What makes a home inspector qualified to inspect houses?
In order to become a home inspector in Illinois, an individual must pass an initial training course that is approved by the state, and then pass a test, also administered through the state. In order to keep that license, then, inspectors must complete a certain number of continuing education credits every year.
Many home inspectors also belong to nationwide industry associations, such as the American Society of Home Inspectors, that require still more continuing education.
A home inspector may recommend that a licensed contractor, such as an electrician, be called in to look at something found during the inspection. Home inspectors have enough general knowledge about the various systems in a house to know whether the systems are performing more or less as they should. But for more detailed information, it can make sense in some cases to consult a specialist licensed in his or her respective field.
A home inspector can work like a general contractor–not on a building project, but on an inspection project, so to speak. He can schedule and oversee more detailed inspections by tradesmen, such as plumbers or electricians, or other specialized inspectors, such as those who measure radon levels or test for asbestos content.
Do I have to hire a home inspector?
Many banks want buyers to have their homes inspected before they’ll approve a mortgage, but there’s no law that requires an inspection.
Most people use an inspector because they want someone who knows a lot about houses to look at the real estate they’re thinking of buying. It’s common for a buyer to go back to the seller after the inspection and ask that a few repairs be made, or that the seller provide a credit, based on what the inspector found. It’s entirely possible—and common—that the buyer will end up saving more than the cost of the inspection.
Do all home inspectors have a background in construction?
No. In fact, some people think inspectors with no construction experience make good inspectors because they bring a fresh eye to the process. That may be true in some cases, but I find that I constantly draw on my years of experience as a carpenter and a contractor.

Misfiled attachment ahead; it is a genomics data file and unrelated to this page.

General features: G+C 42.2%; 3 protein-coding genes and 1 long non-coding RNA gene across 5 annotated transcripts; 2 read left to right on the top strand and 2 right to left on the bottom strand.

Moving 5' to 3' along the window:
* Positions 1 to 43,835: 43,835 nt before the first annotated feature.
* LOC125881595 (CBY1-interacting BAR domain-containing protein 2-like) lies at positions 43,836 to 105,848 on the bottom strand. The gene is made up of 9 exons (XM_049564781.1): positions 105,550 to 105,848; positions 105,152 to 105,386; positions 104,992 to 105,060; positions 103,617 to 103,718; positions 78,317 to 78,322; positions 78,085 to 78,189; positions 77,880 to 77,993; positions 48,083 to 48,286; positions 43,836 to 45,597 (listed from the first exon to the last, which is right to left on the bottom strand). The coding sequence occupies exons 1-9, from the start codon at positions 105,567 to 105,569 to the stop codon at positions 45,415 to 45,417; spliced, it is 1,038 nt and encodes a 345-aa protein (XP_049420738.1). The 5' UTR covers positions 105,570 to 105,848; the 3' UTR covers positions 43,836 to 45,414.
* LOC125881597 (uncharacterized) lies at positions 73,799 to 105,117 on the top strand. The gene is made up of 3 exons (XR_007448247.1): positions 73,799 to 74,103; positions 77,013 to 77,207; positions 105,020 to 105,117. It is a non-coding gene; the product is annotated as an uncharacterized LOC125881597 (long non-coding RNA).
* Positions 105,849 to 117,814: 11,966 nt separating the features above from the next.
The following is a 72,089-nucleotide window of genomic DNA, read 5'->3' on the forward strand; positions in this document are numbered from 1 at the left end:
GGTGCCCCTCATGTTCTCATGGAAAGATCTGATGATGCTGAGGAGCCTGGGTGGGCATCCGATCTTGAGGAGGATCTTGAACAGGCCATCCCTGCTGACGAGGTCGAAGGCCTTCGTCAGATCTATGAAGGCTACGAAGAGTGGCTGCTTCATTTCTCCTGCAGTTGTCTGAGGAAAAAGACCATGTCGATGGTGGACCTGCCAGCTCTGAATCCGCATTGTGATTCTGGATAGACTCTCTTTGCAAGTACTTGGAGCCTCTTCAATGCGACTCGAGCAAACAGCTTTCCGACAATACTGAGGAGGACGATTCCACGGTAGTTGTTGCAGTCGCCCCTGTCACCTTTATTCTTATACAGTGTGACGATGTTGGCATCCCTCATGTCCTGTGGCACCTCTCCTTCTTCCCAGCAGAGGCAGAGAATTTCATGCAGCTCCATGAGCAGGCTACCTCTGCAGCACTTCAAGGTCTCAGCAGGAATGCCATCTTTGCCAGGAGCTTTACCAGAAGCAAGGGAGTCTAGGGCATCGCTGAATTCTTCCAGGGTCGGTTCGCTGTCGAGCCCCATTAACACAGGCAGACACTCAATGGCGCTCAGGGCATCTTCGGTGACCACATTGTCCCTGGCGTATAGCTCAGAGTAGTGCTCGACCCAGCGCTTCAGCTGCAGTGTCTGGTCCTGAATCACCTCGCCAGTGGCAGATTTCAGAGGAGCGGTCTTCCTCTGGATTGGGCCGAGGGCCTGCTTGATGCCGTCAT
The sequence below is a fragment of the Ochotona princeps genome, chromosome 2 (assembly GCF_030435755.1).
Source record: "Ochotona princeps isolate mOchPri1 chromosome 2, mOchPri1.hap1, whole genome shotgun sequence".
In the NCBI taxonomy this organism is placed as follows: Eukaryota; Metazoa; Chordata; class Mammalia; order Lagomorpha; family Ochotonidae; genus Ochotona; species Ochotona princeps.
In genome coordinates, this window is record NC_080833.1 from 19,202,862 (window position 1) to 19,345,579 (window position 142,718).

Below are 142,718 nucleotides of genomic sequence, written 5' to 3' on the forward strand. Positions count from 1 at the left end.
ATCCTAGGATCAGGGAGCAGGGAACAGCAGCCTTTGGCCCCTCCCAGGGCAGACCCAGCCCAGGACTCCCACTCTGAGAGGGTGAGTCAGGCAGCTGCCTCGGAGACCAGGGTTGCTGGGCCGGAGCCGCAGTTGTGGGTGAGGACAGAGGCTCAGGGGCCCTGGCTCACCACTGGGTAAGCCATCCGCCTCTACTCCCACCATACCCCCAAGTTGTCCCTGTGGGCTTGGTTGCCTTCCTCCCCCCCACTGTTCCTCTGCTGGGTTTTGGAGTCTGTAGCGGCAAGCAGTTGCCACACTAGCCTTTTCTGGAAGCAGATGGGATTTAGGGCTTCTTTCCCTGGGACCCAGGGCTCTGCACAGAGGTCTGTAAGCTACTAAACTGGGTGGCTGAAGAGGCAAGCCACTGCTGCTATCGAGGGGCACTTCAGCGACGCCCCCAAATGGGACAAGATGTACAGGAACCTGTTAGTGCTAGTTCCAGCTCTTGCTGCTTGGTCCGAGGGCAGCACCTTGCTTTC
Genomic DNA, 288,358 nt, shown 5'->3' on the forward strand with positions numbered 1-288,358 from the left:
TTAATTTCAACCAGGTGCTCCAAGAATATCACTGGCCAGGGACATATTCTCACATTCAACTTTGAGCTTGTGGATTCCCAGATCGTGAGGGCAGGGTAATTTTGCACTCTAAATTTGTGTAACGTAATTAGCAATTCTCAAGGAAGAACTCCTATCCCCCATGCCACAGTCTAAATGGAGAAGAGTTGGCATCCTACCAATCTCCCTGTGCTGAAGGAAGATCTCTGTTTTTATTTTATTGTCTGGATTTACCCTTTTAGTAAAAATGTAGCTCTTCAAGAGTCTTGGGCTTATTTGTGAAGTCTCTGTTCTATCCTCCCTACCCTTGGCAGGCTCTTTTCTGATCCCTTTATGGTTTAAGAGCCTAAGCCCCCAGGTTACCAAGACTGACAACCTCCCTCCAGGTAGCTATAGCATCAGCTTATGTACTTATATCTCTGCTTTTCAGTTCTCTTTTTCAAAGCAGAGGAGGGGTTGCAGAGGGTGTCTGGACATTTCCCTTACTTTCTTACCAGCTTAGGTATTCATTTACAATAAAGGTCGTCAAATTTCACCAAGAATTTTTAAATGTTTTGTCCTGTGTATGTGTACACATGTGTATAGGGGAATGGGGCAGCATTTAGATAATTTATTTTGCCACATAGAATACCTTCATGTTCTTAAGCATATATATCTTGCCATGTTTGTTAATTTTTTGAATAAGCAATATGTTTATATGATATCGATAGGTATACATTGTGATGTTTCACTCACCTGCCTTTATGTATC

During the inspection, if I find a potential problem with a house, I may also be able to give my client a rough idea what it would take to fix it, or at least which trades might be called in to fix it. I’m not saying I could provide a detailed cost estimate on the spot. You need a contractor for that. But a quick opinion from someone who has worked on dozens of buildings can come in handy, especially if you’re pressed for time.
What’s the difference between a home inspector and a building inspector?
Home inspectors typically are hired by individuals or businesses such as banks to report on the condition of a property, usually a house, condominium or small multifamily building.
Building inspectors, on the other hand, work for municipalities such as cities and villages, and enforce the building codes in their jurisdictions. They do this by requiring designers and contractors to perform their work in such a way that meets minimum standards for things like safety, durability and energy efficiency. While a home inspector might refer to a building code to support an opinion or recommendation, it is not his or her job to make sure that codes are followed.
Can you tell me whether I should buy the house, or what I should pay for it?
Nope. Both of these are specifically prohibited by the state administrative code for home inspectors. Real estate appraisers, also licensed by the state, are the people who determine the value of the property.